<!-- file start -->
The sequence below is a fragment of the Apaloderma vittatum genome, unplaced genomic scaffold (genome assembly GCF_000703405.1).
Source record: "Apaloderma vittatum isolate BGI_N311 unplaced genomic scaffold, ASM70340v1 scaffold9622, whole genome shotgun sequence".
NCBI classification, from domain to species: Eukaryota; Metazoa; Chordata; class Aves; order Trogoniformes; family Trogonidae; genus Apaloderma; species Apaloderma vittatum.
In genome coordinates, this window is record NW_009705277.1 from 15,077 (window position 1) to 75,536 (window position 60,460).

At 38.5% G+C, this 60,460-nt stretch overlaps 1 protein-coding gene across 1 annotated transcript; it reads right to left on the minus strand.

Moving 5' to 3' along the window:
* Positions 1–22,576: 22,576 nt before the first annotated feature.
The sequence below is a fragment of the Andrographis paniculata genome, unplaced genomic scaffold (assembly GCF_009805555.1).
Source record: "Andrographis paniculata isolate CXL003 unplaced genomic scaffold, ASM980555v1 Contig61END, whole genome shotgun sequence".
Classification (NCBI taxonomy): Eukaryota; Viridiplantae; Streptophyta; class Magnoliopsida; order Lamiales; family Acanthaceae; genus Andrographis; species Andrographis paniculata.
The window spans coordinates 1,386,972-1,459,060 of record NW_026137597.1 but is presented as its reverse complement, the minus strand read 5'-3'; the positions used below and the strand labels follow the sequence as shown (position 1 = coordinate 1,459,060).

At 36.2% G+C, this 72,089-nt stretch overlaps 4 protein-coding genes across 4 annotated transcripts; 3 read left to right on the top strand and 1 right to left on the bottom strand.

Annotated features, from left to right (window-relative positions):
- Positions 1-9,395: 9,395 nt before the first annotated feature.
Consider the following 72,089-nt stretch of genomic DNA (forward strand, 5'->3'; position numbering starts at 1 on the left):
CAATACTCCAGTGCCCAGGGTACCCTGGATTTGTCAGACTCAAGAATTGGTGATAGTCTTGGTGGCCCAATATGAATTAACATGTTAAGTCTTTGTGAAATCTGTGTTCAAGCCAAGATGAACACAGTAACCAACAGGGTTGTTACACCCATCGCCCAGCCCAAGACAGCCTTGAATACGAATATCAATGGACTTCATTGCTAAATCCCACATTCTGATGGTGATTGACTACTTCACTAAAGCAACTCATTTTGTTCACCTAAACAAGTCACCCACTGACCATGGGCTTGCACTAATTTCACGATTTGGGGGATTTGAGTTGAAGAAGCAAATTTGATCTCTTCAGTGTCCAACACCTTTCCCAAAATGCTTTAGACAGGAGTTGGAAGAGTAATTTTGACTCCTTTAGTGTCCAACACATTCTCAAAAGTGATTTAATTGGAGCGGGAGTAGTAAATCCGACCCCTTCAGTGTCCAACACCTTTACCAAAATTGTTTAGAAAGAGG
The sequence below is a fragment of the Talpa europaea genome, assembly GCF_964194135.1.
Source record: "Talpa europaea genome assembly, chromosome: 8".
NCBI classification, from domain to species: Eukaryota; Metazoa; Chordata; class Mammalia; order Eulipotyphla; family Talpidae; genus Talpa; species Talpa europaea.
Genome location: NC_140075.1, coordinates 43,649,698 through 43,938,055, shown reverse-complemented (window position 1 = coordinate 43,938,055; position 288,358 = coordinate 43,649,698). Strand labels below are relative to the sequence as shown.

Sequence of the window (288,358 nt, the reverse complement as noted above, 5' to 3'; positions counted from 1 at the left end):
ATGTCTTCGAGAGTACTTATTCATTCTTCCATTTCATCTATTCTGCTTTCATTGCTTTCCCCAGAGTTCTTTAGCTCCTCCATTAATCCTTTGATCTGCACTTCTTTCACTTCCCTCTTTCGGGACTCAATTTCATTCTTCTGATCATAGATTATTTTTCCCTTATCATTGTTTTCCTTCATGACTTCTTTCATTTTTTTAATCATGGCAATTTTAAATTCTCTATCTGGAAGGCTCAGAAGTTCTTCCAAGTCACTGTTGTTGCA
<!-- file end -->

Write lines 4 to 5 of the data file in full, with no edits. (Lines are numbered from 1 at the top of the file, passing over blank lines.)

In genome coordinates, this window is record NW_009705277.1 from 15,077 (window position 1) to 75,536 (window position 60,460).

At 38.5% G+C, this 60,460-nt stretch overlaps 1 protein-coding gene across 1 annotated transcript; it reads right to left on the minus strand.